How to the EU plans to tackle the latest bird flu epidemic
In the last year, Europe has seen the worst outbreak of avian flu on record. The latest report from the European Food Safety Agency (EFSA) shows that between October 2021 and September 2022, the number of cases has been unusually high and 50 million birds have been culled in affected areas so far.
Because of this, the European Commission has announced new rules around vaccination, with the hope that it will control and prevent the spread of the disease.
Bird flu is a highly contagious viral disease that primarily affects poultry and wild water birds. There are two strains: HPAI and LPAI. The Commission’s new rules would mean a common framework for EU countries so vaccination programs were coordinated.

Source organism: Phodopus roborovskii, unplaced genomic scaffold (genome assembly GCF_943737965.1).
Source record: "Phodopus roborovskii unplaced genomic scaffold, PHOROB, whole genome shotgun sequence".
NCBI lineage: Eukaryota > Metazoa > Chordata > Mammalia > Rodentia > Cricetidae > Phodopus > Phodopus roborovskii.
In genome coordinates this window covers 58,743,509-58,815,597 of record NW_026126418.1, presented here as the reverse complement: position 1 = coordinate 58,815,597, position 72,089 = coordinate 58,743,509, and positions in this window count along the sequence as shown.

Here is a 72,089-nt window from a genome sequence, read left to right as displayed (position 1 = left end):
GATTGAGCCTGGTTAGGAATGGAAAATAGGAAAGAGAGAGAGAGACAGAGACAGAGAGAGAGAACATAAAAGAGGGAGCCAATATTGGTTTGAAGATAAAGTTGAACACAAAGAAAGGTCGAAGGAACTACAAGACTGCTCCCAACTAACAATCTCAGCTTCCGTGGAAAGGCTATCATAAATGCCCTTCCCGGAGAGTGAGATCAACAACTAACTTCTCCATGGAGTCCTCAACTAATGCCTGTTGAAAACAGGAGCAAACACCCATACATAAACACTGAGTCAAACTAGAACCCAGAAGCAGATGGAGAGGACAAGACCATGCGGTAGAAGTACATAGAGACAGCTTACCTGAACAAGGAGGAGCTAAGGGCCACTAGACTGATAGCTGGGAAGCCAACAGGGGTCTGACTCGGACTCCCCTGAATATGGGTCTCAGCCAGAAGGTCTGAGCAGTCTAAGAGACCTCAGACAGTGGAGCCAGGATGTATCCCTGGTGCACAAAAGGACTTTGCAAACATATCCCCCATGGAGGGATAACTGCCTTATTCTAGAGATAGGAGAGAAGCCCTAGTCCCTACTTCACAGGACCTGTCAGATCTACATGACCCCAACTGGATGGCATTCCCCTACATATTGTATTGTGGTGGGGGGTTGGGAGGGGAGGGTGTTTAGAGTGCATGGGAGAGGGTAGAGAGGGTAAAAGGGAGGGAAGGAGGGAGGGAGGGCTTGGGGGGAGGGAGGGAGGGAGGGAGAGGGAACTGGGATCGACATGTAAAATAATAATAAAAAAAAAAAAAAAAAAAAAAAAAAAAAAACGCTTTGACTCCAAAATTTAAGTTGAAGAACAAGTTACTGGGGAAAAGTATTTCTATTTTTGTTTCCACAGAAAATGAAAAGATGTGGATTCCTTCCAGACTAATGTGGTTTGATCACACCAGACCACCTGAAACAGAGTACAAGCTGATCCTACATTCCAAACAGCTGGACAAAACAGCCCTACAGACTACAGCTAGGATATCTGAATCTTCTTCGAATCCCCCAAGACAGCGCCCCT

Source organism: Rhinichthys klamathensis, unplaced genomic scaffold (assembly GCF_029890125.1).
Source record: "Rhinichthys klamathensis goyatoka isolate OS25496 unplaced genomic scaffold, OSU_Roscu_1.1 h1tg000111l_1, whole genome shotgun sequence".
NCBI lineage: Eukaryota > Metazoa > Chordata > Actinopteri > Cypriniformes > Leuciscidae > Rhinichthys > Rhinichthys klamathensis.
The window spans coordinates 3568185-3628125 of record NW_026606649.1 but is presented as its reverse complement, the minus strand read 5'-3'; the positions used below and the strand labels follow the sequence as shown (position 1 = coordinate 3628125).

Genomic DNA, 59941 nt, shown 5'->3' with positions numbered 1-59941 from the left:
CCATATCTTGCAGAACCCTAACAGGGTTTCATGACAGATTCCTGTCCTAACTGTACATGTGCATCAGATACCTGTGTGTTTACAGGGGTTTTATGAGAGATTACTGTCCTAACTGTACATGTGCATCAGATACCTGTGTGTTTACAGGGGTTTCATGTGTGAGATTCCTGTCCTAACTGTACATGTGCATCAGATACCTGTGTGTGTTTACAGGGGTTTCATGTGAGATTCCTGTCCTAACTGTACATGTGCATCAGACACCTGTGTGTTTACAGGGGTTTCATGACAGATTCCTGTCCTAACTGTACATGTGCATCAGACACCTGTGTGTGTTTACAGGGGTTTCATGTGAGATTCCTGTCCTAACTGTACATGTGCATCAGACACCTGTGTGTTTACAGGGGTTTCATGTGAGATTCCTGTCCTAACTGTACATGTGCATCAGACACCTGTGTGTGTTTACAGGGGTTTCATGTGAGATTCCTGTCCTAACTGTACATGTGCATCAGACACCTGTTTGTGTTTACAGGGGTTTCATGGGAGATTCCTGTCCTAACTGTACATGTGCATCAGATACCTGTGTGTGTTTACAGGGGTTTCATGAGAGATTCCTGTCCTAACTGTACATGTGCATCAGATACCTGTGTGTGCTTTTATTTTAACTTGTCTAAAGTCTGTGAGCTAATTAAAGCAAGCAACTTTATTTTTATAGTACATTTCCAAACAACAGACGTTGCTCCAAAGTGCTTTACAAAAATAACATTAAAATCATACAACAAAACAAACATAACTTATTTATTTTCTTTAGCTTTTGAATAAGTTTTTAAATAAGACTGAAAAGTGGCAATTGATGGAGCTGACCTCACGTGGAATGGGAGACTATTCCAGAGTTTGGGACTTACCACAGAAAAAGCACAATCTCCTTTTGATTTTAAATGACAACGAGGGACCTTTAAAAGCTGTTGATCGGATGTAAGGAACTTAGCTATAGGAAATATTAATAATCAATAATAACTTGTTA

The Commission says that tackling outbreaks of influenza is a top priority. According to a recently released statement on the issue, the Commission says: “These outbreaks are causing enormous damage to this agricultural sector and hamper trade.”
It also notes that coordinated EU policies on avian flu vaccination would allow “safe movements of animals and products from establishments and zones where vaccination has taken place.”
In an interview, a representative for AVEC, which represents the European poultry industry, said that in recent years, it has become harder to control the HPAI strain of bird flu and that vaccination, along with other strategies, will be necessary to control future outbreaks.
For example, overseeing the effectiveness of vaccination strategies using surveillance programs must be put in place. However, these can be expensive, so it’s important that the costs aren’t placed solely on poultry producers, as this could become a serious trade barrier.
Roxane Feller from AnimalhealthEurope added: “The animal health industry is ready to contribute to vaccination campaigns if and when the need arises, provided that authorities and governments provide clear guidance with timelines that are compatible with vaccine development and manufacturing.”